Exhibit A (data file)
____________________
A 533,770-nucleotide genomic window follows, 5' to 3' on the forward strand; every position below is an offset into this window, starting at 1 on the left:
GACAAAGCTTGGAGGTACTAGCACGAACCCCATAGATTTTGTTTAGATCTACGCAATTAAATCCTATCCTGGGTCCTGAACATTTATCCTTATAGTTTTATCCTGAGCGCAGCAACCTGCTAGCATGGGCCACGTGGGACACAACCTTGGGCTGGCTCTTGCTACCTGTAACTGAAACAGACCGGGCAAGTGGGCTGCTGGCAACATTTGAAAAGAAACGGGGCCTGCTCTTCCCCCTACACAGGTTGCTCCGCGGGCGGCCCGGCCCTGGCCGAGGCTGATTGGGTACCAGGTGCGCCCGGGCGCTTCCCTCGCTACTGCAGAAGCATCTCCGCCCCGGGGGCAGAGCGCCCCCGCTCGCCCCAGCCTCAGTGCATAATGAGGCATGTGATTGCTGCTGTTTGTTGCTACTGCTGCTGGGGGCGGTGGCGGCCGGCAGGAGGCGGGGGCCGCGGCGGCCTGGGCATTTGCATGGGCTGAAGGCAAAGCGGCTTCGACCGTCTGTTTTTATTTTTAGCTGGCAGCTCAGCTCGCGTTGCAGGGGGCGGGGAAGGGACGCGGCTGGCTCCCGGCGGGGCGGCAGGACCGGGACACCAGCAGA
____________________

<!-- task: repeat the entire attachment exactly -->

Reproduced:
A 533,770-nucleotide genomic window follows, 5' to 3' on the forward strand; every position below is an offset into this window, starting at 1 on the left:
GACAAAGCTTGGAGGTACTAGCACGAACCCCATAGATTTTGTTTAGATCTACGCAATTAAATCCTATCCTGGGTCCTGAACATTTATCCTTATAGTTTTATCCTGAGCGCAGCAACCTGCTAGCATGGGCCACGTGGGACACAACCTTGGGCTGGCTCTTGCTACCTGTAACTGAAACAGACCGGGCAAGTGGGCTGCTGGCAACATTTGAAAAGAAACGGGGCCTGCTCTTCCCCCTACACAGGTTGCTCCGCGGGCGGCCCGGCCCTGGCCGAGGCTGATTGGGTACCAGGTGCGCCCGGGCGCTTCCCTCGCTACTGCAGAAGCATCTCCGCCCCGGGGGCAGAGCGCCCCCGCTCGCCCCAGCCTCAGTGCATAATGAGGCATGTGATTGCTGCTGTTTGTTGCTACTGCTGCTGGGGGCGGTGGCGGCCGGCAGGAGGCGGGGGCCGCGGCGGCCTGGGCATTTGCATGGGCTGAAGGCAAAGCGGCTTCGACCGTCTGTTTTTATTTTTAGCTGGCAGCTCAGCTCGCGTTGCAGGGGGCGGGGAAGGGACGCGGCTGGCTCCCGGCGGGGCGGCAGGACCGGGACACCAGCAGA